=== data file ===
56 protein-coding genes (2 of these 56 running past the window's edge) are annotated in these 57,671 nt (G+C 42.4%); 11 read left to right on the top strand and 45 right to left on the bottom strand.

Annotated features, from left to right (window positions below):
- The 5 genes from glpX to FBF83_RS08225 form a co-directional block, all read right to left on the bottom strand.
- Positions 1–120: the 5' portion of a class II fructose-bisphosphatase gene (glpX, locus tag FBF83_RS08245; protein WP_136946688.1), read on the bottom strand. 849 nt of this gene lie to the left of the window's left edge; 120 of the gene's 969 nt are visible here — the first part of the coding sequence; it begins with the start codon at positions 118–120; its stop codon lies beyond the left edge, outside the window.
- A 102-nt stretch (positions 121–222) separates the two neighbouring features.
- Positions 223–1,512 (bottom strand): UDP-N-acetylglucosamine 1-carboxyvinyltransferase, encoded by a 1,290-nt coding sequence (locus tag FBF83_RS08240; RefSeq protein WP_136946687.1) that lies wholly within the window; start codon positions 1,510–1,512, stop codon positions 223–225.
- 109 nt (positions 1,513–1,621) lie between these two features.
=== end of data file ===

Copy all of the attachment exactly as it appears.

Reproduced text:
56 protein-coding genes (2 of these 56 running past the window's edge) are annotated in these 57,671 nt (G+C 42.4%); 11 read left to right on the top strand and 45 right to left on the bottom strand.

Annotated features, from left to right (window positions below):
- The 5 genes from glpX to FBF83_RS08225 form a co-directional block, all read right to left on the bottom strand.
- Positions 1–120: the 5' portion of a class II fructose-bisphosphatase gene (glpX, locus tag FBF83_RS08245; protein WP_136946688.1), read on the bottom strand. 849 nt of this gene lie to the left of the window's left edge; 120 of the gene's 969 nt are visible here — the first part of the coding sequence; it begins with the start codon at positions 118–120; its stop codon lies beyond the left edge, outside the window.
- A 102-nt stretch (positions 121–222) separates the two neighbouring features.
- Positions 223–1,512 (bottom strand): UDP-N-acetylglucosamine 1-carboxyvinyltransferase, encoded by a 1,290-nt coding sequence (locus tag FBF83_RS08240; RefSeq protein WP_136946687.1) that lies wholly within the window; start codon positions 1,510–1,512, stop codon positions 223–225.
- 109 nt (positions 1,513–1,621) lie between these two features.